This luxe soap, made with moisturizing shea butter and scented with verbena, is perfect for the self-care obsessed.

Compact by Design (Certified by Amazon): Products with this certification are packaged without excess air and water, which reduces the carbon footprint of shipping and packaging.

Amazon

Goodthreads Men's Sweater-Knit Fleece Long-Sleeve Bomber

For the fashionable men in your life, this fashion-forward knit bomber is an excellent choice. The sweater material keeps it cozy and warm, while the bomber jacket-cut, zip front, and rib-trim neck make it look elevated.

Recycled Claim Standard 100: Products with this certification use materials made from at least 95% recycled content.

Amazon

All-new Fire TV Stick with Alexa Voice Remote

Make it even easier to access your favorite movies and shows this holiday season. The new Fire TV Stick lets you use your voice to search across apps. Plus it controls the power and volume on your TV, so you'll never need to leave the couch! Except for snacks.

Reducing CO2: Products with this certification reduce their carbon footprint year after year. Certified by the Carbon Trust.

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If the past year has taught us nothing else, it's that sending love out into the world through selfless acts of kindness can have a positive ripple effect on people and communities. People all over the United States seemed to have gotten the message — 71% of those surveyed by the World Giving Index helped a stranger in need in 2020. A nonprofit survey found 90% helped others by running errands, calling, texting and sending care packages. Many people needed a boost last year in one way or another and obliging good neighbors heeded the call over and over again — and continue to make a positive impact through their actions in this new year.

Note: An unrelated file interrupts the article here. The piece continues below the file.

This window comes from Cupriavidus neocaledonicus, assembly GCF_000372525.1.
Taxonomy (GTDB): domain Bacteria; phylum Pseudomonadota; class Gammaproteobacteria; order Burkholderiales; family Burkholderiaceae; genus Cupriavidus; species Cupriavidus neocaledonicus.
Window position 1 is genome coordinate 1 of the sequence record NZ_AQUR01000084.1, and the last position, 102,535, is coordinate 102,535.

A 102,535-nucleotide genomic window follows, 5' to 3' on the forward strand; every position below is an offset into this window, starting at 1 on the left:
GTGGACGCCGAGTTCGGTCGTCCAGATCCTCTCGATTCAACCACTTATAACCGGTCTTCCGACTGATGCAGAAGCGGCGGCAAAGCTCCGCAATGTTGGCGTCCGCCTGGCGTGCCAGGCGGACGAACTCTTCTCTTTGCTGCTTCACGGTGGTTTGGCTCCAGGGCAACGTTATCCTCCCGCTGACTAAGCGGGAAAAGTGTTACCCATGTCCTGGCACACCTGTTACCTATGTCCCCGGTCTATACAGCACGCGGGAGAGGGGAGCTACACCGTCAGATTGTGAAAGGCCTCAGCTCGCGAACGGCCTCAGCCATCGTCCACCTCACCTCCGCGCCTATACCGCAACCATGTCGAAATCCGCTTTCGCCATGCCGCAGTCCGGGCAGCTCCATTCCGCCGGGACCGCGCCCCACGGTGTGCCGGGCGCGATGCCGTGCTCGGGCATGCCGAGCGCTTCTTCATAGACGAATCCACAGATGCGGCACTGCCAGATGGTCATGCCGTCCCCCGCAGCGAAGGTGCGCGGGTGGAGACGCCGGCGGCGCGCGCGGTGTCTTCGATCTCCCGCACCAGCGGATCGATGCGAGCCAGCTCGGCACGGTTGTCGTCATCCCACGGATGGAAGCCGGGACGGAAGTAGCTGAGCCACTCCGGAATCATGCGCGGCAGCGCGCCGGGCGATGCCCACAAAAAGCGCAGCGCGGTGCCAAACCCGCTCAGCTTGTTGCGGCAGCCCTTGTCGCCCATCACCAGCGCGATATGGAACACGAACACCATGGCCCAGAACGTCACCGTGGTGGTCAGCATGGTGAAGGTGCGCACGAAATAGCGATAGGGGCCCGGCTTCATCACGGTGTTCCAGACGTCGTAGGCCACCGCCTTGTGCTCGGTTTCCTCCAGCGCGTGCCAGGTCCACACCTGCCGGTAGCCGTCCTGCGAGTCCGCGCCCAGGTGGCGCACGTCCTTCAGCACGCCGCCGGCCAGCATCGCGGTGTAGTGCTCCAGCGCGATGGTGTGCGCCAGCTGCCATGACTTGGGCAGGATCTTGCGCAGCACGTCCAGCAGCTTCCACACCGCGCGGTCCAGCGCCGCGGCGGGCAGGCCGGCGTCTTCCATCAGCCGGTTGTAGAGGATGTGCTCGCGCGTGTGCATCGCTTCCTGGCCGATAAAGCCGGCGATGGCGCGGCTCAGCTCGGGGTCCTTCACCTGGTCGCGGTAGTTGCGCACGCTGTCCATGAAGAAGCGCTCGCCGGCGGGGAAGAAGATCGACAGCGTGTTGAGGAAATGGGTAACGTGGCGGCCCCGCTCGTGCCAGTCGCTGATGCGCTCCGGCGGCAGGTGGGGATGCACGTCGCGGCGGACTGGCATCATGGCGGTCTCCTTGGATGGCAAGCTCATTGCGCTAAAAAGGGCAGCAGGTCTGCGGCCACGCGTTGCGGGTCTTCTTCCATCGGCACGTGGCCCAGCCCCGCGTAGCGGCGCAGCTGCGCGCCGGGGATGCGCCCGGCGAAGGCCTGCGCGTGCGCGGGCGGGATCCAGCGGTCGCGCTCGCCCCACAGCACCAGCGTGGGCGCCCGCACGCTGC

Upworthy and P&G Good Everyday wanted to help keep kindness going strong, so they partnered up to create the Lead with Love Fund. The fund awards do-gooders in communities around the country with grants to help them continue on with their unique missions. Hundreds of nominations came pouring in and five winners were selected based on three criteria: the impact of action, uniqueness, and "Upworthy-ness" of their story.

Here's a look at the five winners:

Edith Ornelas, co-creator of Mariposas Collective in Memphis, Tenn.

Edith Ornelas has a deep-rooted connection to the asylum-seeking immigrant families she brings food and supplies to families in Memphis, Tenn. She was born in Jalisco, Mexico, and immigrated to the United States when she was 7 years old with her parents and sister. Edith grew up in Chicago, then moved to Memphis in 2016, where she quickly realized how few community programs existed for immigrants. Two years later, she helped create Mariposas Collective, which initially aimed to help families who had just been released from detention centers and were seeking asylum. The collective started out small but has since grown to approximately 400 volunteers.